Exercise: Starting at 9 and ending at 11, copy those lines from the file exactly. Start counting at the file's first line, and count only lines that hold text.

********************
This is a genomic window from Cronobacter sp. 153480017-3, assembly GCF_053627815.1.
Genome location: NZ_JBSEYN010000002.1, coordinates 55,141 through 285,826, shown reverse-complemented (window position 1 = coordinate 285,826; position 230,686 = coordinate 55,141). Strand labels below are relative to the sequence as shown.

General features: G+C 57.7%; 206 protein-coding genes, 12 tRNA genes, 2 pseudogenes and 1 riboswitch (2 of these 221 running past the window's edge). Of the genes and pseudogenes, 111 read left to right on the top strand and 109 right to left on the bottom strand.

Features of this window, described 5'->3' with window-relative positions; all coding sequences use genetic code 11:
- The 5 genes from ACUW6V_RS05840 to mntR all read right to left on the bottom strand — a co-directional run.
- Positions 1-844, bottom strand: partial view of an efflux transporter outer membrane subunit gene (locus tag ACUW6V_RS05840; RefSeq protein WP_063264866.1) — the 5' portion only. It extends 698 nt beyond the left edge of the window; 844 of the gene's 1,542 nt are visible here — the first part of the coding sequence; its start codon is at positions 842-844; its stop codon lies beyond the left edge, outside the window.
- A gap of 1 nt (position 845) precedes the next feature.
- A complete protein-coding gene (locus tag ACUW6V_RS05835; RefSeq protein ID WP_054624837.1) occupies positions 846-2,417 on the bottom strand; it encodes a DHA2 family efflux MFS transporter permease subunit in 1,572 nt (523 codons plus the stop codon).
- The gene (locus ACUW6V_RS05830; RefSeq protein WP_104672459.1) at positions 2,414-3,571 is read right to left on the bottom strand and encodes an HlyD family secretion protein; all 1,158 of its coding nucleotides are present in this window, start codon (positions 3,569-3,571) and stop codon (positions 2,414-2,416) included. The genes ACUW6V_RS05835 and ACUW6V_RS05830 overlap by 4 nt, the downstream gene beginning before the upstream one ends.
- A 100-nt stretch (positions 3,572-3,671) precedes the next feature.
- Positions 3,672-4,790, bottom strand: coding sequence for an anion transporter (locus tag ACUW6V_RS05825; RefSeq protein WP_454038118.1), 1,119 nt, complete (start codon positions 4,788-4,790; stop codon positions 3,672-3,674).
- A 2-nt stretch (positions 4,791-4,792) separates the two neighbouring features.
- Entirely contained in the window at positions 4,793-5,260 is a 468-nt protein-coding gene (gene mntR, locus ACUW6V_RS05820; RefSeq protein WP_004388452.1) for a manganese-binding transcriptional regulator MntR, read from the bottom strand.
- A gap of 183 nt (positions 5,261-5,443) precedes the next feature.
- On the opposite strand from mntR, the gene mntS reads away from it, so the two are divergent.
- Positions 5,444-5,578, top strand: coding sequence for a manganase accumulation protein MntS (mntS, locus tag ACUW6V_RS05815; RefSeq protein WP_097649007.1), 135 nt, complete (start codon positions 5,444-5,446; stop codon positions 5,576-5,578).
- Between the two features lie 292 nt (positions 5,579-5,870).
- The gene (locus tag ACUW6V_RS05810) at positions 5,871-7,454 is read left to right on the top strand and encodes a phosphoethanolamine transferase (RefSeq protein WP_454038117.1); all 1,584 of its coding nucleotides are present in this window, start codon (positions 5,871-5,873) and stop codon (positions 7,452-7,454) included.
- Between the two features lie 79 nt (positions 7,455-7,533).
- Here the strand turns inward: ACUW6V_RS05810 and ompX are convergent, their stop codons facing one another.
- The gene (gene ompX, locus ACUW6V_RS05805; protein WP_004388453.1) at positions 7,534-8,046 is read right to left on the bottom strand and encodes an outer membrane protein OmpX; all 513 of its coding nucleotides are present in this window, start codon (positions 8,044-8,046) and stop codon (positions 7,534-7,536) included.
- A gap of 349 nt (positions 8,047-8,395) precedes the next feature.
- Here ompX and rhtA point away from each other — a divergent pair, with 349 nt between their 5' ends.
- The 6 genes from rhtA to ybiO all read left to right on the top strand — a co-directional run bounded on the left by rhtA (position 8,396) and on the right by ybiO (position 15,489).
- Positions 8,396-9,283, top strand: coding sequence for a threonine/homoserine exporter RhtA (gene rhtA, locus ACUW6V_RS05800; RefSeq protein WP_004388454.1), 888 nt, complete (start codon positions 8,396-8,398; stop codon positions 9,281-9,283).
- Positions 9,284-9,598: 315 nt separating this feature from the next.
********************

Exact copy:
- The gene (locus ACUW6V_RS05830; RefSeq protein WP_104672459.1) at positions 2,414-3,571 is read right to left on the bottom strand and encodes an HlyD family secretion protein; all 1,158 of its coding nucleotides are present in this window, start codon (positions 3,569-3,571) and stop codon (positions 2,414-2,416) included. The genes ACUW6V_RS05835 and ACUW6V_RS05830 overlap by 4 nt, the downstream gene beginning before the upstream one ends.
- A 100-nt stretch (positions 3,572-3,671) precedes the next feature.
- Positions 3,672-4,790, bottom strand: coding sequence for an anion transporter (locus tag ACUW6V_RS05825; RefSeq protein WP_454038118.1), 1,119 nt, complete (start codon positions 4,788-4,790; stop codon positions 3,672-3,674).